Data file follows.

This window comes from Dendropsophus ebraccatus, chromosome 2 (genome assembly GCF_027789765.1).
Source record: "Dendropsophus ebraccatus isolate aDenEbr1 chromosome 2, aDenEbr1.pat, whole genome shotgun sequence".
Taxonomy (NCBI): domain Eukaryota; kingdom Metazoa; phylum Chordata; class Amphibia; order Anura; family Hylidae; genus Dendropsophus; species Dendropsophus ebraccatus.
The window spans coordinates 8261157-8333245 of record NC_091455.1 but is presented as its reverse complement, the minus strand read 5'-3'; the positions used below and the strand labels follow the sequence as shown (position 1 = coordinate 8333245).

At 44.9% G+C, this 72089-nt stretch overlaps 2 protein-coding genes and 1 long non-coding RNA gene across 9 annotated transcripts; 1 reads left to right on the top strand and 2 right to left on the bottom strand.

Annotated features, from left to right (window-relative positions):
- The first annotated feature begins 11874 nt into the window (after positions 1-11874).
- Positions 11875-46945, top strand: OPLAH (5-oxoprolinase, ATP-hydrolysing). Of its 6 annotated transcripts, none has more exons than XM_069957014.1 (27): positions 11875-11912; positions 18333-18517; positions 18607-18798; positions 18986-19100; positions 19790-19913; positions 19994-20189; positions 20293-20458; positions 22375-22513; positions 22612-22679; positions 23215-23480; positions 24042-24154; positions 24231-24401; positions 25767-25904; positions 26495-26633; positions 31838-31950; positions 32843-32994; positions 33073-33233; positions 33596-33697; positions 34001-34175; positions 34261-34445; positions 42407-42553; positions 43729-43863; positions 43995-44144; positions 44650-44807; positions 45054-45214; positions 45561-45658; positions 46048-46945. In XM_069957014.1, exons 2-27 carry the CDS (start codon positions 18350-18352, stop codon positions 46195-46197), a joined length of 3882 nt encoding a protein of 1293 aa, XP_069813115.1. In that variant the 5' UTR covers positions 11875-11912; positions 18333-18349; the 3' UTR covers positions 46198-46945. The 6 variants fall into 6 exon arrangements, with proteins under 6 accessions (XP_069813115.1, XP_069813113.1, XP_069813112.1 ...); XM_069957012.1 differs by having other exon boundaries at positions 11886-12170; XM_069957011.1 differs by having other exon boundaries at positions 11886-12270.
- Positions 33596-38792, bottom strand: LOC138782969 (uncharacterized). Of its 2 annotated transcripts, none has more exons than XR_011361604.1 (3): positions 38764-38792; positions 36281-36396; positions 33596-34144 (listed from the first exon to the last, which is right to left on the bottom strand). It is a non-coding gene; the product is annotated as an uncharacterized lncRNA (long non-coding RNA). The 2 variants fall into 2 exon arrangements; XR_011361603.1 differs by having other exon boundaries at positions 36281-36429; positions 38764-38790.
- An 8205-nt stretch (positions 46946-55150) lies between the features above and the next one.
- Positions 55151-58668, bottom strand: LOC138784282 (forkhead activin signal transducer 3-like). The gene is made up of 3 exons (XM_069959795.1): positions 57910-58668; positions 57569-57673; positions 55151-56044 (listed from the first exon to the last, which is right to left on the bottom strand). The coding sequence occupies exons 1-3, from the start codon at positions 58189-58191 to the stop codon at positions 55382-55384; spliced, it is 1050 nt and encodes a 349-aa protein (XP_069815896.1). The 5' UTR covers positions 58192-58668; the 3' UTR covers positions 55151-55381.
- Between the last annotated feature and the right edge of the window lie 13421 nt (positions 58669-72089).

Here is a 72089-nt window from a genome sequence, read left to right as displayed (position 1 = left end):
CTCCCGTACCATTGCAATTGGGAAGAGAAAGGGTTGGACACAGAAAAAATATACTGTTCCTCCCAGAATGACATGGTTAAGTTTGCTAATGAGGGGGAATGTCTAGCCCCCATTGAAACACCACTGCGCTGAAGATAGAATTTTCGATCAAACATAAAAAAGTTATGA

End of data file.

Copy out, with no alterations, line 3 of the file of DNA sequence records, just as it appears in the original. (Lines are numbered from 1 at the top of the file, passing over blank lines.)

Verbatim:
Taxonomy (NCBI): domain Eukaryota; kingdom Metazoa; phylum Chordata; class Amphibia; order Anura; family Hylidae; genus Dendropsophus; species Dendropsophus ebraccatus.